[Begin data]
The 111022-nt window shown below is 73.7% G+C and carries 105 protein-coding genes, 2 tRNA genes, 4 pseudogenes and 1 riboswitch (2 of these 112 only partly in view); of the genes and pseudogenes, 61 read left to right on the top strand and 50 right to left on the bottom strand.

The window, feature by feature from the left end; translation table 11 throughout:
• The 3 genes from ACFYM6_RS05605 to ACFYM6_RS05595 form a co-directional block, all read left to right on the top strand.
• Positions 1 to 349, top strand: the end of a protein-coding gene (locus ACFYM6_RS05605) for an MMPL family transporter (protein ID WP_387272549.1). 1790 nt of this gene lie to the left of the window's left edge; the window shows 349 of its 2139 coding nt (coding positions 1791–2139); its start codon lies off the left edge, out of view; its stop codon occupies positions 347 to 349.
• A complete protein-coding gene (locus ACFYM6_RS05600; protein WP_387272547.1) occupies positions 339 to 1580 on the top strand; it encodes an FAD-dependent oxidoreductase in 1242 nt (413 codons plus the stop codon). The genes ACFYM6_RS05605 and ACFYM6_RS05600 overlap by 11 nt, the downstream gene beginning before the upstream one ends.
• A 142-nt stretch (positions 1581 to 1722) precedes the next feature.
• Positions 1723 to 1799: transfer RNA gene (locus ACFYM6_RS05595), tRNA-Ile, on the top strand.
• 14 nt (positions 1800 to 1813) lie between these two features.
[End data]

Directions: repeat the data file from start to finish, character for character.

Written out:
The 111022-nt window shown below is 73.7% G+C and carries 105 protein-coding genes, 2 tRNA genes, 4 pseudogenes and 1 riboswitch (2 of these 112 only partly in view); of the genes and pseudogenes, 61 read left to right on the top strand and 50 right to left on the bottom strand.

The window, feature by feature from the left end; translation table 11 throughout:
• The 3 genes from ACFYM6_RS05605 to ACFYM6_RS05595 form a co-directional block, all read left to right on the top strand.
• Positions 1 to 349, top strand: the end of a protein-coding gene (locus ACFYM6_RS05605) for an MMPL family transporter (protein ID WP_387272549.1). 1790 nt of this gene lie to the left of the window's left edge; the window shows 349 of its 2139 coding nt (coding positions 1791–2139); its start codon lies off the left edge, out of view; its stop codon occupies positions 347 to 349.
• A complete protein-coding gene (locus ACFYM6_RS05600; protein WP_387272547.1) occupies positions 339 to 1580 on the top strand; it encodes an FAD-dependent oxidoreductase in 1242 nt (413 codons plus the stop codon). The genes ACFYM6_RS05605 and ACFYM6_RS05600 overlap by 11 nt, the downstream gene beginning before the upstream one ends.
• A 142-nt stretch (positions 1581 to 1722) precedes the next feature.
• Positions 1723 to 1799: transfer RNA gene (locus ACFYM6_RS05595), tRNA-Ile, on the top strand.
• 14 nt (positions 1800 to 1813) lie between these two features.